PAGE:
Cucurbits generally have strong, rather shallow taproots and numerous strong, horizontally spreading laterals in shallow soil. Documented in Root Development of Vegetable Crops (Weaver and Bruner, 1927): when the watermelon plants are just beginning to vine, the tap roots may be at a depth of 12 inches, but horizontal branches may reach 2 to 3 feet in length, and secondary branches are abundant in shallow soil. When vines grow 4 to 8 feet long, the tap root only grows slightly deeper, while the lateral roots may spread to 5 feet. When maturing plants develop vines 15 to 18 feet long, a few laterals could extend outward 18 to 21 feet from the base of the plant.

To compare with watermelon roots, tomato and strawberry root drawings are included in the above reference. A noticeable difference in tomato roots is that laterals may extend outward up to 2 feet, but instead of spreading, they turn downward and reach depths up to 3.5 feet. Strawberry roots also do not spread. The dense network of fibrous roots is concentrated in the top 10 to 12 inches of soil under the plants.

Although current cultivars and production systems may change the extent of root expansion in the above crops, the general trends still apply.

Cultural Practices that May Affect Watermelon Root Expansion 

As the root patterns vary greatly among different crops, some popular practices could apply differently to the other crops—for example, bed height. Plasticulture strawberries are well known to be best grown when beds are at least 8 inches tall. The tall beds prevented waterlogging from happening in most of the root zones. Tomatoes and peppers are also better grown in relatively tall beds. It avoids waterlogging and soil splashing to the lower leaf canopies. In contrast, a taller bed may not be the best option for cucurbit crops. As the primary roots tend to spread out, it is possible that tall, raised beds could negatively affect root expansion beyond the bed area. Row middle cover cropping might be another example. The system greatly prevents soil erosion and provides windbreaks to protect young seedlings, as well as many other benefits. However, the green living mulch in row middles might compete with watermelon for moistures stored in soil profiles outside of the bed and discourage roots from expanding to row middles. Heavy irrigation under plastic mulch will also likely deter root expansion to the row middle to explore additional water sources.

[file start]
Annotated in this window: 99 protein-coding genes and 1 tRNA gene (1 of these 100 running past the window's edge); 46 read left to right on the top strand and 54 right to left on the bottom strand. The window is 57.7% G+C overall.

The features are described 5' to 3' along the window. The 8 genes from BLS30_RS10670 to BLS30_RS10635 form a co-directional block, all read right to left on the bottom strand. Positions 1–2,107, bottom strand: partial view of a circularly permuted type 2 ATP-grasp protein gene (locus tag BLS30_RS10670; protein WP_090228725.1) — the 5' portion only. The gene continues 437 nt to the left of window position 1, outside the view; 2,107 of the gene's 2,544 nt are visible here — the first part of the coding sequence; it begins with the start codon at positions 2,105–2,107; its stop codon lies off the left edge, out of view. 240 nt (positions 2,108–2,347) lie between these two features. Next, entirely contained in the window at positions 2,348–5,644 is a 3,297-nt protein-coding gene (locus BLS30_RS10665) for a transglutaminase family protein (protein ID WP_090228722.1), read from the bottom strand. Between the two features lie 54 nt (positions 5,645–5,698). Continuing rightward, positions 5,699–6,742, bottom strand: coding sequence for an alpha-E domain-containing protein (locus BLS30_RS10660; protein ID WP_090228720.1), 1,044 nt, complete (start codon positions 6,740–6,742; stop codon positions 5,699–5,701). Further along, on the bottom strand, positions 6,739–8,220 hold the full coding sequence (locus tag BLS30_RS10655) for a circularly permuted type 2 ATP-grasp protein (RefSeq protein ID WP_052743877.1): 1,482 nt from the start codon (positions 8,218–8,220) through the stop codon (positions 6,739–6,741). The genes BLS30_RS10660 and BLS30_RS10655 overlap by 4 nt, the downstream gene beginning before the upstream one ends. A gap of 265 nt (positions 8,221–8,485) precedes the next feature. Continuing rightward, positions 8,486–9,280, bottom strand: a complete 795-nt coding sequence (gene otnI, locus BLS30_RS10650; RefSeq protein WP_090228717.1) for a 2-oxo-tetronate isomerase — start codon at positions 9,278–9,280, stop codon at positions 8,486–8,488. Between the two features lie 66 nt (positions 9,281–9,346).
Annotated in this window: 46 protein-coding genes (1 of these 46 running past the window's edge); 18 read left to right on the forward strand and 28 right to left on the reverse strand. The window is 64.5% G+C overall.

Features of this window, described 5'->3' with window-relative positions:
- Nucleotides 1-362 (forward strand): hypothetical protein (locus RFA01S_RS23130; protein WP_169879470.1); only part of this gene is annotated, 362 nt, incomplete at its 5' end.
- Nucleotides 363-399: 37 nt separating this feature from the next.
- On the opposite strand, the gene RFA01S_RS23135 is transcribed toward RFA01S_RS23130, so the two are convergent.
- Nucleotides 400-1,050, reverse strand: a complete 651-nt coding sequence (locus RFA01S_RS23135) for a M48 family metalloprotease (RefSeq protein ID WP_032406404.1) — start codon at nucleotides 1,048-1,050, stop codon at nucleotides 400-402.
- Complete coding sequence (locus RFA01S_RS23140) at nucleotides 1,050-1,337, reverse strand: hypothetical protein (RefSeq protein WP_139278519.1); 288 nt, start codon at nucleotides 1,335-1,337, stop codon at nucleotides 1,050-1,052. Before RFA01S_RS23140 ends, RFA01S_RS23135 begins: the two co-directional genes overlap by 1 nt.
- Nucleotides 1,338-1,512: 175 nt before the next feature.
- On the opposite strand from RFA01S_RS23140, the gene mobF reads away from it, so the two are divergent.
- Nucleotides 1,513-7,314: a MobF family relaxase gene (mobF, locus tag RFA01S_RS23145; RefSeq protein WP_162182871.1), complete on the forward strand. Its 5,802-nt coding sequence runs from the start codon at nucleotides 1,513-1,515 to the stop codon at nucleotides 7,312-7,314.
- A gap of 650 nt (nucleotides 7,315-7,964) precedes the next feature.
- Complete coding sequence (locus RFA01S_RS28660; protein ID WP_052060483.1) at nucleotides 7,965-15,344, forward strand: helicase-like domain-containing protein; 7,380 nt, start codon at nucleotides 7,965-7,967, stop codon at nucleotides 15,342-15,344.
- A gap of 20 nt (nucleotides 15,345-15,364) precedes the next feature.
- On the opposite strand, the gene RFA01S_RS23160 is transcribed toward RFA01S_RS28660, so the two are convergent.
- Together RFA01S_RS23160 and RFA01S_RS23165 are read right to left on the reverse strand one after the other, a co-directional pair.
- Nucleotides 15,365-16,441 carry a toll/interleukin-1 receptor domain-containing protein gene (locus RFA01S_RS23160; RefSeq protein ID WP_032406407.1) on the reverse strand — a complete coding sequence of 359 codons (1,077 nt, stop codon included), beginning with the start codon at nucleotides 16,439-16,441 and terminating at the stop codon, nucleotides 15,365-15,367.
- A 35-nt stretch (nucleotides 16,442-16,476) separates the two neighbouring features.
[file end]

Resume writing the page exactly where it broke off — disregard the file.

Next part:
Here we discussed a few cultural practices that may influence watermelon root expansion and plants’ tolerance to waterlogging stresses. In a typical year, these improved cultural practices may benefit watermelon growth and yield, but under extreme weather conditions, especially excessive rainfalls, the most protected and intensively managed plants tend to be the least resilient to extreme conditions.

We understand some of the cultural practices have been adapted in other watermelon growing regions because of the various benefits. But how to adapt them to the Midwest conditions, the climate, and the soil? How to fit them in our overall production system? Thoroughly evaluations of each of the new practice’s pros and cons, and their combined effects in our watermelon production system is critically needed.